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Leasing Vs Buying Solar Panels

Leasing vs Buying Solar Panels

Leasing solar panels often seems like a more attractive option when starting your solar journey, but is leasing really better than buying solar panels? The thought of not having to pay a large sum upfront might be comforting. However, there are other aspects of solar panel leases that must be understood before making a decision.

Whether leased or bought outright, getting a solar power system is certainly an excellent decision. Some of the biggest reasons for this are a continued drop in prices for solar equipment, a variety of incentives, and of course, the continued escalation of conventional grid power costs. Whether or not solar makes financial sense, is now far less debatable than it was a decade or two ago.

As for the question of leasing solar panels, the answer depends on a few factors and will vary from household-to-household. Let us take a look at these factors one-by-one.

1. No upfront payment in leasing solar panels:

This is the most popular difference between buying and leasing solar systems. Although solar panels are a great investment, some customers may still find their price tag high. Leasing gives the opportunity of not having to pay a large sum upfront. This is the Unique Selling Proposition of the lease model for solar systems, and possibly the only one.

However, financing options such as solar loans also take away the need for upfront payments. In the long-term, financed systems might be slightly less cost-effective than cash purchased systems, but cumulatively homeowners do save significantly more money over leased systems. This brings us to our next, important difference.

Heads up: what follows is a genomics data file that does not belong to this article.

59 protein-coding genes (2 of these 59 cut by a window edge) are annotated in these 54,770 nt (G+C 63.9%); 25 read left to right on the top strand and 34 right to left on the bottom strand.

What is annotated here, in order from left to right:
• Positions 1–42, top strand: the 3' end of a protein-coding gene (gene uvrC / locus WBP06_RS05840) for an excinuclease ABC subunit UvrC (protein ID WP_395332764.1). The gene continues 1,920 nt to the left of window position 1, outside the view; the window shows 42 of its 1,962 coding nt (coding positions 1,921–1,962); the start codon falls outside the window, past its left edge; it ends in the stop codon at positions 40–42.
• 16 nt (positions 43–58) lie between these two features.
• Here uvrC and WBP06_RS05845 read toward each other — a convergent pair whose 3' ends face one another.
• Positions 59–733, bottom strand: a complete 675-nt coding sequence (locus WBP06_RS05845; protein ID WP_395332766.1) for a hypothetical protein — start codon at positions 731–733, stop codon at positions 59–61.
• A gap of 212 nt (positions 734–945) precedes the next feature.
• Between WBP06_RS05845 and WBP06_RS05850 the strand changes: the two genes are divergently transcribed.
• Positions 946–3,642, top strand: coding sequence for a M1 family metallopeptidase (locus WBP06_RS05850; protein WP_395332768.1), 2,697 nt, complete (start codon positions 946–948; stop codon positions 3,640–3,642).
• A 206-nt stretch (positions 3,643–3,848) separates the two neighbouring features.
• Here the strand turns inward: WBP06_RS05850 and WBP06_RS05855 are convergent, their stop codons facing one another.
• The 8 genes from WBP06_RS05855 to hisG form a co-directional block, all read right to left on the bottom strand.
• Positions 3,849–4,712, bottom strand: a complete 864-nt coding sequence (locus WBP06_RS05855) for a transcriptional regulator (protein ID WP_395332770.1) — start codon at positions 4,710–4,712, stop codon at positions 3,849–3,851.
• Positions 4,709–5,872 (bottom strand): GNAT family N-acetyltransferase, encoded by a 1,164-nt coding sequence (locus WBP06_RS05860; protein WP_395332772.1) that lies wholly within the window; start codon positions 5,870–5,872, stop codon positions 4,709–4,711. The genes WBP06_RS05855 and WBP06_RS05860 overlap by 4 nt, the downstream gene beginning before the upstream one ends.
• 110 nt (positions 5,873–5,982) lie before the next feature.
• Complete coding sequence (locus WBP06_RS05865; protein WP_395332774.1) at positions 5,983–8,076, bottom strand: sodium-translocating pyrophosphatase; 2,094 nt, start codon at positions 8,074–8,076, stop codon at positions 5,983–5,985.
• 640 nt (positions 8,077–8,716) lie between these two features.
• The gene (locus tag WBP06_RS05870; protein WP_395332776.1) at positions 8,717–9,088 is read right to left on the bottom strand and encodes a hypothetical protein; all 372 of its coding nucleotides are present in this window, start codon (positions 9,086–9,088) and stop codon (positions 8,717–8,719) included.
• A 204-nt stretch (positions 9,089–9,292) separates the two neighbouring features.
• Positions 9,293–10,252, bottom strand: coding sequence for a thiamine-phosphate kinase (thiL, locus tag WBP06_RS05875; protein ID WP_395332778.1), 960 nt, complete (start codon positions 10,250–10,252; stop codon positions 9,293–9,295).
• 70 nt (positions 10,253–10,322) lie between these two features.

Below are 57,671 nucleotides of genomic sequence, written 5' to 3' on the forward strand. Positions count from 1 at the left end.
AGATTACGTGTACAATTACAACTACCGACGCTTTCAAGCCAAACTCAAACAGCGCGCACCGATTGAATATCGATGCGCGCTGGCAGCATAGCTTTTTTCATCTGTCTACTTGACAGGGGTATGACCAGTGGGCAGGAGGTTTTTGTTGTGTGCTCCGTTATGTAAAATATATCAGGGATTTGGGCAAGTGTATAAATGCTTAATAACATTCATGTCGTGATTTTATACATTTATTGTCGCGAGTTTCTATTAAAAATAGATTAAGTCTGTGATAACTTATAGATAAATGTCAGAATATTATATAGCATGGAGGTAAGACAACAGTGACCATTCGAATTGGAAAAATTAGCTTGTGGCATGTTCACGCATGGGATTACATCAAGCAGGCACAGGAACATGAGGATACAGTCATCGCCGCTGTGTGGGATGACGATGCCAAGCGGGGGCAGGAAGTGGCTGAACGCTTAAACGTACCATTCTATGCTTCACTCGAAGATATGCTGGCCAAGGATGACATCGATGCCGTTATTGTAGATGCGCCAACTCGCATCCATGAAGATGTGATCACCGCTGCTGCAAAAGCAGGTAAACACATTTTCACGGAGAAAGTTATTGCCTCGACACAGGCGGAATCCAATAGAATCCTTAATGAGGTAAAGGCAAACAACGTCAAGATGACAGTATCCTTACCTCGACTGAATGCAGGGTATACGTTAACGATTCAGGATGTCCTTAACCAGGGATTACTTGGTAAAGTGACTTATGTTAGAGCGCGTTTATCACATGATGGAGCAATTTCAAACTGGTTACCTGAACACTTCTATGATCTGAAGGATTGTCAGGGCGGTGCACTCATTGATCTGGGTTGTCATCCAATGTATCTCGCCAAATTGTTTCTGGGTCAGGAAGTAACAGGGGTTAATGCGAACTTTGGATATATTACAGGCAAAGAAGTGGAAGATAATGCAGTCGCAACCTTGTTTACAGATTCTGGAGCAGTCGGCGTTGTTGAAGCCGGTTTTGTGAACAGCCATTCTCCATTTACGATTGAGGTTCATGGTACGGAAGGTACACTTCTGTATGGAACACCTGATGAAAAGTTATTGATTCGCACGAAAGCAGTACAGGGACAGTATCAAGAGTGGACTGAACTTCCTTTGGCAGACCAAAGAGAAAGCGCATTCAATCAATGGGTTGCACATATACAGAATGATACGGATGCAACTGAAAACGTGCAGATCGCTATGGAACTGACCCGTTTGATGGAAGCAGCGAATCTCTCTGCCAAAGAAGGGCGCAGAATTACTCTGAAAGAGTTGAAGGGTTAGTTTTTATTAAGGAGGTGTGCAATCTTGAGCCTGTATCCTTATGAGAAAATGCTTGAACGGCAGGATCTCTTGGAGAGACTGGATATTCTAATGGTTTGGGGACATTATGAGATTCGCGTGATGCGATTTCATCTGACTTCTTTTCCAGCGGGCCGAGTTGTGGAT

2. Greater total savings in buying solar panels:

The biggest difference between buying and leasing a solar system is the money saved over its lifetime. When you buy a system, the system gets paid off in a few years, freeing you from recurring lease payments of 20-25 years. Even with systems purchased with a loan, you can save significantly more than leased systems. Over the lifespan of the solar system, the amount spent by leasing might be spread out but is significantly higher than the total amount spent by buying.

In addition to that, you are only eligible for the solar incentives if you are the owner of the system. For a leased system, this means that even though the solar panels are mounted on your roof, it is the leasing company that will get the benefits such as tax incentives or direct rebates. This decreases a leased system’s money-saving potential even further.

3. No maintenance responsibility with a solar lease:

Another benefit of leasing a solar system is that you don’t have to look after its maintenance requirements. The leasing company owns, operates, and maintains the system for you. If you are buying a system, you may need to pay someone to take care of the system’s maintenance.

However, solar systems have no moving parts, making them require very low maintenance. Additionally, buying solar panels from a reliable brand means you likely won’t have to worry about much maintenance, thanks to solidly built panels and an impressive limited warranty on products.

4. Selling Your Home:

If there is a possibility of you selling your home in a few years, it might be a decisive factor in the choice between buying and leasing solar. Several studies show that homes equipped with solar panels can often exceed neighborhood comps by up to 10% vs. homes without solar.

On the other hand, selling a home with a leased system offers its own challenges. The fact that the home is owned by you but the solar plant is not might make selling the home complicated. You may need to purchase the system at market value or transfer the lease to the new homeowner, who should be willing to lease it.

Going solar is an important decision, and understanding what fits your requirements best is essential. There are a few areas where leasing solar panels for your home might have its advantages. However, if you want to maximize your benefits, buying solar panels outright almost always makes more sense – just as going with a reliable installer like NJ Solar. Regardless of which option you choose, going solar is a sensible decision that will help your wallet as well as the environment.